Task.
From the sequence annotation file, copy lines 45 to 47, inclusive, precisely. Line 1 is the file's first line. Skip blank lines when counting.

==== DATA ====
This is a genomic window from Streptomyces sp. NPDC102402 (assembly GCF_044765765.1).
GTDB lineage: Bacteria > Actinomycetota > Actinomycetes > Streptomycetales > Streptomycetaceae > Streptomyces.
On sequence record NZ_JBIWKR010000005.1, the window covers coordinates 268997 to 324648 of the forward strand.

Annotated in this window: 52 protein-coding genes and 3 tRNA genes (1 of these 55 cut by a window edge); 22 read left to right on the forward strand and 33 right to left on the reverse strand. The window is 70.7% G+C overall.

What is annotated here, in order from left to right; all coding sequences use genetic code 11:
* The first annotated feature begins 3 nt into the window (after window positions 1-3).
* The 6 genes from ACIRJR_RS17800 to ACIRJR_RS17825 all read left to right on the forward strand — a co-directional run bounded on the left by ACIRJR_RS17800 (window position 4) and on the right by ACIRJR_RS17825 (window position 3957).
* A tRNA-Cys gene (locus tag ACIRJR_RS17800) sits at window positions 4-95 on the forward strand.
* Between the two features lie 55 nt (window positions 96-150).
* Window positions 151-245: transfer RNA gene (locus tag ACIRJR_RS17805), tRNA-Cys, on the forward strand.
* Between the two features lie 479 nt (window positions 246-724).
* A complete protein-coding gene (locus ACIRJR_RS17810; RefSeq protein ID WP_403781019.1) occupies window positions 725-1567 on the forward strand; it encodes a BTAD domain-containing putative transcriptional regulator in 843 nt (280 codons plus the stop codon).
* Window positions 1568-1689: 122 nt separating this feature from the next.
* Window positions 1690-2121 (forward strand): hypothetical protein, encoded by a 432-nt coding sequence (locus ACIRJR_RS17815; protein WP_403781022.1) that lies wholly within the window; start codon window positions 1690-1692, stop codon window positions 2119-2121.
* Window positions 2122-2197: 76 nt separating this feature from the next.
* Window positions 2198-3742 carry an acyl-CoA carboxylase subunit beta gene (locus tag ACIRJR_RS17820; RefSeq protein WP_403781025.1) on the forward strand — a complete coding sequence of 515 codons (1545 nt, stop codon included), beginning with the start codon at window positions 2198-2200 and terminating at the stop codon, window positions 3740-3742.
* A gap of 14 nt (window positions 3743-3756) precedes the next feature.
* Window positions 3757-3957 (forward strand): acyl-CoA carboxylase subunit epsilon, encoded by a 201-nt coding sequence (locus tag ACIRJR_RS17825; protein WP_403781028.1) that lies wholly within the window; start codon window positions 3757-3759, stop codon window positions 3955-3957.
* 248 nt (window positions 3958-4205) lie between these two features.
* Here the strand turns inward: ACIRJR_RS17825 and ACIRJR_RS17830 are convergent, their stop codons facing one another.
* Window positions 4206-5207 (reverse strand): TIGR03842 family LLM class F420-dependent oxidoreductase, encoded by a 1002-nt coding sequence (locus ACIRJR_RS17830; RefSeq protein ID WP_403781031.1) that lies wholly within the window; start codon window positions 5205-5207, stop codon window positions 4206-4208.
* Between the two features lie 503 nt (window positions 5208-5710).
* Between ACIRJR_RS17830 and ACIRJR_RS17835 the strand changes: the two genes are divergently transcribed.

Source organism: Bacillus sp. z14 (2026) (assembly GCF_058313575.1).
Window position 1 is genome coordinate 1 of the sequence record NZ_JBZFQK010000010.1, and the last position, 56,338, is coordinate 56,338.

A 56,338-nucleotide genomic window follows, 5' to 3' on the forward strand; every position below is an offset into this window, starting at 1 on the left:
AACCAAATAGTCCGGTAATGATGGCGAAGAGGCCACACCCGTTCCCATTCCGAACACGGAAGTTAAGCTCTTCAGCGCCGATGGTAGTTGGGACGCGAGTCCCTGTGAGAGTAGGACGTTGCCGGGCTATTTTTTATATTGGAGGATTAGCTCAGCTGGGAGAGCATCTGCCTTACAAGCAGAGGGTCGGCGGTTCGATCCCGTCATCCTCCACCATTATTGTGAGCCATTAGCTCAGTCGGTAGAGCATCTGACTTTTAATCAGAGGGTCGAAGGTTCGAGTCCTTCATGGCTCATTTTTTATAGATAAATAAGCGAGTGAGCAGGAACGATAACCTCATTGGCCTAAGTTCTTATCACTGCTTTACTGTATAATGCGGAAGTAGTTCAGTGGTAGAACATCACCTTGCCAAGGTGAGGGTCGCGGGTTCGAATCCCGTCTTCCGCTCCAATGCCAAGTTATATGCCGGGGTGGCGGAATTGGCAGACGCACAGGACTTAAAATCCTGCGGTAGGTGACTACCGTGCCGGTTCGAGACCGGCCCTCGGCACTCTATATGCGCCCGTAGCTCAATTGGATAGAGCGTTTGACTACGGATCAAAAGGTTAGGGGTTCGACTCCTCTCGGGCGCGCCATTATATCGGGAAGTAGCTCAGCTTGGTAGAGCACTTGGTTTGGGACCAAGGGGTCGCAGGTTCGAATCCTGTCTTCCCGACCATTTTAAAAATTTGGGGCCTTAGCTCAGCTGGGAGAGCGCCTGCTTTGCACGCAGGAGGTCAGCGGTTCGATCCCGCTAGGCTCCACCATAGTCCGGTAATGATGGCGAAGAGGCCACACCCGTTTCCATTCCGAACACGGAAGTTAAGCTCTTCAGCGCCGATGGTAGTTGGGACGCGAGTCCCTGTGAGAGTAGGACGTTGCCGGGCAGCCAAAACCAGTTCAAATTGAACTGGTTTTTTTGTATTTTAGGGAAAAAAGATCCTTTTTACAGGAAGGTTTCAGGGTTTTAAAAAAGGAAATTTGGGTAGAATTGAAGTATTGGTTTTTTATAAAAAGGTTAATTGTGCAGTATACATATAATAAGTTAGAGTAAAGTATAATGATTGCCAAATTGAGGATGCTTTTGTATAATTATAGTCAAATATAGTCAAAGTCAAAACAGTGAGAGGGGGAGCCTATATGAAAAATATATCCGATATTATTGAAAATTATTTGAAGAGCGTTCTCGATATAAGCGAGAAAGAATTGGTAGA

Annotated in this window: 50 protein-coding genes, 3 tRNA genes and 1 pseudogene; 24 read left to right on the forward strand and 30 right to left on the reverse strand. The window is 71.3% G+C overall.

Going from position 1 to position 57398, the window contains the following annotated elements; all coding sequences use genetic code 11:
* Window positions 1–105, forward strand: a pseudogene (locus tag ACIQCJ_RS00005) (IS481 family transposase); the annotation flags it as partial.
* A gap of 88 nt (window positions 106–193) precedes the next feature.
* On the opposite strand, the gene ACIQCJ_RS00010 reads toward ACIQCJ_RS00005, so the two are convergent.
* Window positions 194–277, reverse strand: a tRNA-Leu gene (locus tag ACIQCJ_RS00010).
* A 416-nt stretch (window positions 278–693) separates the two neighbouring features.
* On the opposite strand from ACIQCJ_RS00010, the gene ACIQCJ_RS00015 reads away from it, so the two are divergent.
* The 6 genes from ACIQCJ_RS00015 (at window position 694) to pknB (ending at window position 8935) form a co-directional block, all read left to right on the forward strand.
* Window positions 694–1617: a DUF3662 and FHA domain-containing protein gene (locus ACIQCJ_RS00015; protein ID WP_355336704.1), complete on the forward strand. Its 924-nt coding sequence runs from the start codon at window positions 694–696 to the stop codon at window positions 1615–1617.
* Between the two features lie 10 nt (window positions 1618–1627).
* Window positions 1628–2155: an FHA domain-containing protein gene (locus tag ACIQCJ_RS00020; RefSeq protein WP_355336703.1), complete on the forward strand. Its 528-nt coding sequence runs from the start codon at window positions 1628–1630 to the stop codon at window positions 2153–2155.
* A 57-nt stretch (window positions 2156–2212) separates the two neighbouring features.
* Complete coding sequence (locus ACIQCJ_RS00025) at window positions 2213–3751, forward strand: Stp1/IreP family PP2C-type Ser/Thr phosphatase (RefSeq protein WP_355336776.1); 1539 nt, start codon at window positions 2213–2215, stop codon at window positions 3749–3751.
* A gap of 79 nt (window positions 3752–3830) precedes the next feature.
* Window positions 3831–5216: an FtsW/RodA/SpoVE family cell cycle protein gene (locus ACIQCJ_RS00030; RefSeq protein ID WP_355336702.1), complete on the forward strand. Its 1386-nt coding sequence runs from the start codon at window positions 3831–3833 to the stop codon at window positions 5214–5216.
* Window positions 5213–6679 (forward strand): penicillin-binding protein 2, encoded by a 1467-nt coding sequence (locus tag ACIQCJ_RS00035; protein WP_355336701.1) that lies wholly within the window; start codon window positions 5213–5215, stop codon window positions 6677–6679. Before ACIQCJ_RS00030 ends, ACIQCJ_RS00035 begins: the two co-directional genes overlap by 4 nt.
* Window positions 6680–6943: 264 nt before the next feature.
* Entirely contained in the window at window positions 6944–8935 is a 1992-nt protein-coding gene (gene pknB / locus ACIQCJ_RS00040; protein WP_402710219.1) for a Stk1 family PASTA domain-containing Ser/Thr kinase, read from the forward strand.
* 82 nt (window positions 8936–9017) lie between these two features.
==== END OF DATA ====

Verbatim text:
* Window positions 6680–6943: 264 nt before the next feature.
* Entirely contained in the window at window positions 6944–8935 is a 1992-nt protein-coding gene (gene pknB / locus ACIQCJ_RS00040; protein WP_402710219.1) for a Stk1 family PASTA domain-containing Ser/Thr kinase, read from the forward strand.
* 82 nt (window positions 8936–9017) lie between these two features.